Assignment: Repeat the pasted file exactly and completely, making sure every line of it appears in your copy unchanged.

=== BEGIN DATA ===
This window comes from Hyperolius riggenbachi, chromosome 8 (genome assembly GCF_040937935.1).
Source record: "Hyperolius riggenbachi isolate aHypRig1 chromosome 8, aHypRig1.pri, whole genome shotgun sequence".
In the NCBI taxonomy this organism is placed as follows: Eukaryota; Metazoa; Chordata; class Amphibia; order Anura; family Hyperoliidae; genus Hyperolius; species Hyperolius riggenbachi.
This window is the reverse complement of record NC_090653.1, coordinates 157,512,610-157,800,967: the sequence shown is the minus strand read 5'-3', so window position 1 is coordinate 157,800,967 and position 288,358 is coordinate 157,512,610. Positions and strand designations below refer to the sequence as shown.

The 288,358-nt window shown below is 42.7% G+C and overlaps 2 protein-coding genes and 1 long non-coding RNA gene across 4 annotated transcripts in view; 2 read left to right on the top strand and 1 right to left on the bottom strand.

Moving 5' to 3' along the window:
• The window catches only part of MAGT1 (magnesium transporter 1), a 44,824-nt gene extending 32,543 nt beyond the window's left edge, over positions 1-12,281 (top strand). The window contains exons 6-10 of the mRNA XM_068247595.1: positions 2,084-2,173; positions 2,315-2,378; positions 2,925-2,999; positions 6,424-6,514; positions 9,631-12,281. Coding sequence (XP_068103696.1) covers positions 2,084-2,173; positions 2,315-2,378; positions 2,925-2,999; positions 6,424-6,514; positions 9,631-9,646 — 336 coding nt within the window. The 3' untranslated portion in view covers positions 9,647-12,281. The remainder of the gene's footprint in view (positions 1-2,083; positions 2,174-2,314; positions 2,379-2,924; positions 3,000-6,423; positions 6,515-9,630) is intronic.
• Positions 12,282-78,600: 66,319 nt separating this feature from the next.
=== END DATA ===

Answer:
This window comes from Hyperolius riggenbachi, chromosome 8 (genome assembly GCF_040937935.1).
Source record: "Hyperolius riggenbachi isolate aHypRig1 chromosome 8, aHypRig1.pri, whole genome shotgun sequence".
In the NCBI taxonomy this organism is placed as follows: Eukaryota; Metazoa; Chordata; class Amphibia; order Anura; family Hyperoliidae; genus Hyperolius; species Hyperolius riggenbachi.
This window is the reverse complement of record NC_090653.1, coordinates 157,512,610-157,800,967: the sequence shown is the minus strand read 5'-3', so window position 1 is coordinate 157,800,967 and position 288,358 is coordinate 157,512,610. Positions and strand designations below refer to the sequence as shown.

The 288,358-nt window shown below is 42.7% G+C and overlaps 2 protein-coding genes and 1 long non-coding RNA gene across 4 annotated transcripts in view; 2 read left to right on the top strand and 1 right to left on the bottom strand.

Moving 5' to 3' along the window:
• The window catches only part of MAGT1 (magnesium transporter 1), a 44,824-nt gene extending 32,543 nt beyond the window's left edge, over positions 1-12,281 (top strand). The window contains exons 6-10 of the mRNA XM_068247595.1: positions 2,084-2,173; positions 2,315-2,378; positions 2,925-2,999; positions 6,424-6,514; positions 9,631-12,281. Coding sequence (XP_068103696.1) covers positions 2,084-2,173; positions 2,315-2,378; positions 2,925-2,999; positions 6,424-6,514; positions 9,631-9,646 — 336 coding nt within the window. The 3' untranslated portion in view covers positions 9,647-12,281. The remainder of the gene's footprint in view (positions 1-2,083; positions 2,174-2,314; positions 2,379-2,924; positions 3,000-6,423; positions 6,515-9,630) is intronic.
• Positions 12,282-78,600: 66,319 nt separating this feature from the next.